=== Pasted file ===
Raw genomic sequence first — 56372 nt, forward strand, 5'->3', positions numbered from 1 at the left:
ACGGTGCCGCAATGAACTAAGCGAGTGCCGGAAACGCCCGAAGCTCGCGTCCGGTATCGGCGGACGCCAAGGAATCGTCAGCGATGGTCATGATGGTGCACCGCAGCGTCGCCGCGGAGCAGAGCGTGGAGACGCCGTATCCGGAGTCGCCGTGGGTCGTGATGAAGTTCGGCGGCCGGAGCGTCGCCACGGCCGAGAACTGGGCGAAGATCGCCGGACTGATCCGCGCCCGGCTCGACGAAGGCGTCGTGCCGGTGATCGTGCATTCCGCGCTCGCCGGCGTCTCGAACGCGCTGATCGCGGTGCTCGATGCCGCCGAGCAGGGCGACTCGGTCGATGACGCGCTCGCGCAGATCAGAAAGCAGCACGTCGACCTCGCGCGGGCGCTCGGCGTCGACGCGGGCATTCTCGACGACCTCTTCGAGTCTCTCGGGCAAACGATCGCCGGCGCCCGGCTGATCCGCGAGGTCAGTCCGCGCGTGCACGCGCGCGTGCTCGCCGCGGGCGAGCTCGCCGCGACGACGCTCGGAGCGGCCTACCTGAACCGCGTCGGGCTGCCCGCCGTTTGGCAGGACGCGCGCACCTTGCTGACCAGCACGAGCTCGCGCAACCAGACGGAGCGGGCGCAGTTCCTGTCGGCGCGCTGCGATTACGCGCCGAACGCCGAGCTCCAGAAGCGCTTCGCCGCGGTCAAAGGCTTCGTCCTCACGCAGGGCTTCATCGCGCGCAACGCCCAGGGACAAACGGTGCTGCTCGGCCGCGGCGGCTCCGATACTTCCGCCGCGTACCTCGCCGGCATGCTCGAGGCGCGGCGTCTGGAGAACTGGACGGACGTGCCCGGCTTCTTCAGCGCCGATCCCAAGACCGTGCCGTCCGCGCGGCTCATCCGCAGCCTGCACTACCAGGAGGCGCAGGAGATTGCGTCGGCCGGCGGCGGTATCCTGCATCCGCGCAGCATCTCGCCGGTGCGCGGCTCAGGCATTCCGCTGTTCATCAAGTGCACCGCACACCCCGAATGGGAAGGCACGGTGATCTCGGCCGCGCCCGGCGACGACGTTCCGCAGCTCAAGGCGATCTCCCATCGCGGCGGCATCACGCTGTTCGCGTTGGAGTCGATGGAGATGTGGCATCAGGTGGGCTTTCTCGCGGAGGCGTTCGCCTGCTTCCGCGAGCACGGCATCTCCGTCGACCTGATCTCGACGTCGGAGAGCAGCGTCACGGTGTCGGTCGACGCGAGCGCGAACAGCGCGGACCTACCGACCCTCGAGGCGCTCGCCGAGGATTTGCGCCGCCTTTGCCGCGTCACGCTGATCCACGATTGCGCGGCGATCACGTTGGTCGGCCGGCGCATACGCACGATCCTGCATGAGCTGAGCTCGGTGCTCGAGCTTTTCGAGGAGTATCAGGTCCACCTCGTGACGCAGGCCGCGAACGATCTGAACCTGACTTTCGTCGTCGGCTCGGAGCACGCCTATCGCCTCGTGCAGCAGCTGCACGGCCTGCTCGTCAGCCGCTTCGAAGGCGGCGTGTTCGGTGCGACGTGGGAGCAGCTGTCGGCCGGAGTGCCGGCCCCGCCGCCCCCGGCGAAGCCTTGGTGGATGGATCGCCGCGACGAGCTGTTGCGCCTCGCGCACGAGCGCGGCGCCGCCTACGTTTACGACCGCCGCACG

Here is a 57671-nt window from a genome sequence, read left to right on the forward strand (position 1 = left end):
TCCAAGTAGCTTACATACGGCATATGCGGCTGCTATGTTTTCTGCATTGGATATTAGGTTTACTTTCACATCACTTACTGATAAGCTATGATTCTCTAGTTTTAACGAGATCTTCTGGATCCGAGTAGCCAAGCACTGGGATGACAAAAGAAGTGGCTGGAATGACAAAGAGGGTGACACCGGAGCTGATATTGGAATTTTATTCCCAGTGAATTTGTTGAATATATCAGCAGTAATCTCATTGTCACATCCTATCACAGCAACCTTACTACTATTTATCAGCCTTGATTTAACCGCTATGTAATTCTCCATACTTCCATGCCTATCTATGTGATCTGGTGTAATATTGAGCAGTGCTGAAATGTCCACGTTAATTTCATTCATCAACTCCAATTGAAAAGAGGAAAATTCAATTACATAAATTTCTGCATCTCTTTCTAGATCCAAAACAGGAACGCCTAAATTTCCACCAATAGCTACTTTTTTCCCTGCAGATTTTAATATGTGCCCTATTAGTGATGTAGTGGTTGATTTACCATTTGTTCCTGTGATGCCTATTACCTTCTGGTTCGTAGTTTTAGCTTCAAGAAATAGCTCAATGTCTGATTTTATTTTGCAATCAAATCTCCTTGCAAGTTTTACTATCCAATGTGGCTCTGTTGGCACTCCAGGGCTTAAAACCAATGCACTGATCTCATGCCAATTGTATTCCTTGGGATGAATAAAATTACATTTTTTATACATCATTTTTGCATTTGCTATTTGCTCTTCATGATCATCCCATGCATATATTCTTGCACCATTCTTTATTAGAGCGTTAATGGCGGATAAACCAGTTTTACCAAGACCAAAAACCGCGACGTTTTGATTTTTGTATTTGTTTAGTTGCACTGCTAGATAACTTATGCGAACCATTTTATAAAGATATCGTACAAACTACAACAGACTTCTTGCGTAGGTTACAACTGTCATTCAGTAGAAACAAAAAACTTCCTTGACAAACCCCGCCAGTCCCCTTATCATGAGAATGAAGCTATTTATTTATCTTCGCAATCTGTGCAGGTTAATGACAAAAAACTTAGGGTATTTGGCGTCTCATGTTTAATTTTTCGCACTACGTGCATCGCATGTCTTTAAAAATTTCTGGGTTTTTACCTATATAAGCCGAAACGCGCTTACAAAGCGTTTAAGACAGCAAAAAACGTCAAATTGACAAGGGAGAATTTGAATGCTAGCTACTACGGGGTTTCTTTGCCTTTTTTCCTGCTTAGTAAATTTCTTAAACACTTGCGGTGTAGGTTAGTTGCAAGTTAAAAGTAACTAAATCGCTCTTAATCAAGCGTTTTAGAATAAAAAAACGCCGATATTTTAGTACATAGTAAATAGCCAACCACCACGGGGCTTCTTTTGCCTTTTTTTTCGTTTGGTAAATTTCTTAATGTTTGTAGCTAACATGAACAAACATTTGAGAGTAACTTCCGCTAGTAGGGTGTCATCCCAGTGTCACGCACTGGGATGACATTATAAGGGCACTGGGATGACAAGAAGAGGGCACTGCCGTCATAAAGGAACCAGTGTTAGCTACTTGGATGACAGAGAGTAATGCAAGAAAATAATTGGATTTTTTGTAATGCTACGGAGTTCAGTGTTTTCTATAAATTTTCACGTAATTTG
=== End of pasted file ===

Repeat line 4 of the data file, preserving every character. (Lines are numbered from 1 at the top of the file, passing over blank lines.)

TCCAAGTAGCTTACATACGGCATATGCGGCTGCTATGTTTTCTGCATTGGATATTAGGTTTACTTTCACATCACTTACTGATAAGCTATGATTCTCTAGTTTTAACGAGATCTTCTGGATCCGAGTAGCCAAGCACTGGGATGACAAAAGAAGTGGCTGGAATGACAAAGAGGGTGACACCGGAGCTGATATTGGAATTTTATTCCCAGTGAATTTGTTGAATATATCAGCAGTAATCTCATTGTCACATCCTATCACAGCAACCTTACTACTATTTATCAGCCTTGATTTAACCGCTATGTAATTCTCCATACTTCCATGCCTATCTATGTGATCTGGTGTAATATTGAGCAGTGCTGAAATGTCCACGTTAATTTCATTCATCAACTCCAATTGAAAAGAGGAAAATTCAATTACATAAATTTCTGCATCTCTTTCTAGATCCAAAACAGGAACGCCTAAATTTCCACCAATAGCTACTTTTTTCCCTGCAGATTTTAATATGTGCCCTATTAGTGATGTAGTGGTTGATTTACCATTTGTTCCTGTGATGCCTATTACCTTCTGGTTCGTAGTTTTAGCTTCAAGAAATAGCTCAATGTCTGATTTTATTTTGCAATCAAATCTCCTTGCAAGTTTTACTATCCAATGTGGCTCTGTTGGCACTCCAGGGCTTAAAACCAATGCACTGATCTCATGCCAATTGTATTCCTTGGGATGAATAAAATTACATTTTTTATACATCATTTTTGCATTTGCTATTTGCTCTTCATGATCATCCCATGCATATATTCTTGCACCATTCTTTATTAGAGCGTTAATGGCGGATAAACCAGTTTTACCAAGACCAAAAACCGCGACGTTTTGATTTTTGTATTTGTTTAGTTGCACTGCTAGATAACTTATGCGAACCATTTTATAAAGATATCGTACAAACTACAACAGACTTCTTGCGTAGGTTACAACTGTCATTCAGTAGAAACAAAAAACTTCCTTGACAAACCCCGCCAGTCCCCTTATCATGAGAATGAAGCTATTTATTTATCTTCGCAATCTGTGCAGGTTAATGACAAAAAACTTAGGGTATTTGGCGTCTCATGTTTAATTTTTCGCACTACGTGCATCGCATGTCTTTAAAAATTTCTGGGTTTTTACCTATATAAGCCGAAACGCGCTTACAAAGCGTTTAAGACAGCAAAAAACGTCAAATTGACAAGGGAGAATTTGAATGCTAGCTACTACGGGGTTTCTTTGCCTTTTTTCCTGCTTAGTAAATTTCTTAAACACTTGCGGTGTAGGTTAGTTGCAAGTTAAAAGTAACTAAATCGCTCTTAATCAAGCGTTTTAGAATAAAAAAACGCCGATATTTTAGTACATAGTAAATAGCCAACCACCACGGGGCTTCTTTTGCCTTTTTTTTCGTTTGGTAAATTTCTTAATGTTTGTAGCTAACATGAACAAACATTTGAGAGTAACTTCCGCTAGTAGGGTGTCATCCCAGTGTCACGCACTGGGATGACATTATAAGGGCACTGGGATGACAAGAAGAGGGCACTGCCGTCATAAAGGAACCAGTGTTAGCTACTTGGATGACAGAGAGTAATGCAAGAAAATAATTGGATTTTTTGTAATGCTACGGAGTTCAGTGTTTTCTATAAATTTTCACGTAATTTG